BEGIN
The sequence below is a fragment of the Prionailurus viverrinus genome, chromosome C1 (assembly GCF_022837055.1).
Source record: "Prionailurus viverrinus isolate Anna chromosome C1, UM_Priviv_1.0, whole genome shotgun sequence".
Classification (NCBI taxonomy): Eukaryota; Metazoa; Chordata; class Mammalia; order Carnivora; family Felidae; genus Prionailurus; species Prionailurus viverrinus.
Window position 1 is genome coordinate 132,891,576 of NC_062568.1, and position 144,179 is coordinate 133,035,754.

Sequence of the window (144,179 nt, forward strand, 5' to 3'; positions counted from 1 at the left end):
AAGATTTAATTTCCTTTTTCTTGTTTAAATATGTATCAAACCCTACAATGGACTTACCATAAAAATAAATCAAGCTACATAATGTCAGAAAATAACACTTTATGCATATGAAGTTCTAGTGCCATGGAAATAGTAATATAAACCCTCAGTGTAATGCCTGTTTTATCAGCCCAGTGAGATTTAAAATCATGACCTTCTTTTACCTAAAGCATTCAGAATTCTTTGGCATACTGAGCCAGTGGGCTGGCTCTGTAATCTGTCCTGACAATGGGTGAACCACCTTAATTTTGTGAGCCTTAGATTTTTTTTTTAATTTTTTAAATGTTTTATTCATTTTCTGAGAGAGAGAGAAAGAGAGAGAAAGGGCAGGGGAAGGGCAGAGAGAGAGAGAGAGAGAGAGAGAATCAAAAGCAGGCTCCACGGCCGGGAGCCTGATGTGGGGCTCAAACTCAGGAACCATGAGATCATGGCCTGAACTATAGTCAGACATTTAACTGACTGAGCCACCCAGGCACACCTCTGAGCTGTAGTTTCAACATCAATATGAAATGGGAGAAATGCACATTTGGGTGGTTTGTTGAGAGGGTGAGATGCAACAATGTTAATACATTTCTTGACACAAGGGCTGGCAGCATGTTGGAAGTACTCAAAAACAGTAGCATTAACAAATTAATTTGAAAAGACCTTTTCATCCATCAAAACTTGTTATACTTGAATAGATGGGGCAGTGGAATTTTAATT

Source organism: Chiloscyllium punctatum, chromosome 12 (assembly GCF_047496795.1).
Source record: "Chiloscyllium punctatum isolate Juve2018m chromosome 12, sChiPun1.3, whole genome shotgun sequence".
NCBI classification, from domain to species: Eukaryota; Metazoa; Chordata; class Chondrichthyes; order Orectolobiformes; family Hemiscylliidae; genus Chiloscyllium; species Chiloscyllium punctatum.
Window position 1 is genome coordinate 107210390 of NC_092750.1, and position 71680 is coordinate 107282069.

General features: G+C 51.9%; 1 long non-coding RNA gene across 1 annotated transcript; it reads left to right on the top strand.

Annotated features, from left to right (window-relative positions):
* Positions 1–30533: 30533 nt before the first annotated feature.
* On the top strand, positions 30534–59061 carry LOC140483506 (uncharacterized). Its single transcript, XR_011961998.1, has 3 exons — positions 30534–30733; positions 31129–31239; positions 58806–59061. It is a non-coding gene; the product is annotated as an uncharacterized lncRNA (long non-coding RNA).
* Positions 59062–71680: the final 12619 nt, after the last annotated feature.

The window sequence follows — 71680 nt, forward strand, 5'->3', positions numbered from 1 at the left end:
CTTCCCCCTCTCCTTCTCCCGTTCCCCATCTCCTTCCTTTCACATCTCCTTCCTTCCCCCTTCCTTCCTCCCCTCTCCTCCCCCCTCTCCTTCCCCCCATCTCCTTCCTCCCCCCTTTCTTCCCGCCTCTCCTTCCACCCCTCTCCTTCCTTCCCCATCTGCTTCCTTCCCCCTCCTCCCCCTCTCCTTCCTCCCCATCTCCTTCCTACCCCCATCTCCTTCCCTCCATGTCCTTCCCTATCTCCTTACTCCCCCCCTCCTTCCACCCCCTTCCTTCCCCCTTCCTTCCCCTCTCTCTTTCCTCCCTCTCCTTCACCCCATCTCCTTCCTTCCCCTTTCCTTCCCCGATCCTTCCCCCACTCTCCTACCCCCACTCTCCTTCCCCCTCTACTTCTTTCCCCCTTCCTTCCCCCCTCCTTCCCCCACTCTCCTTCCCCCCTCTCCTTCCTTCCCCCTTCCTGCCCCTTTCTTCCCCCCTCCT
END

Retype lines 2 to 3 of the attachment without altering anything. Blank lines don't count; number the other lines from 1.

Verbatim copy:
Source record: "Prionailurus viverrinus isolate Anna chromosome C1, UM_Priviv_1.0, whole genome shotgun sequence".
Classification (NCBI taxonomy): Eukaryota; Metazoa; Chordata; class Mammalia; order Carnivora; family Felidae; genus Prionailurus; species Prionailurus viverrinus.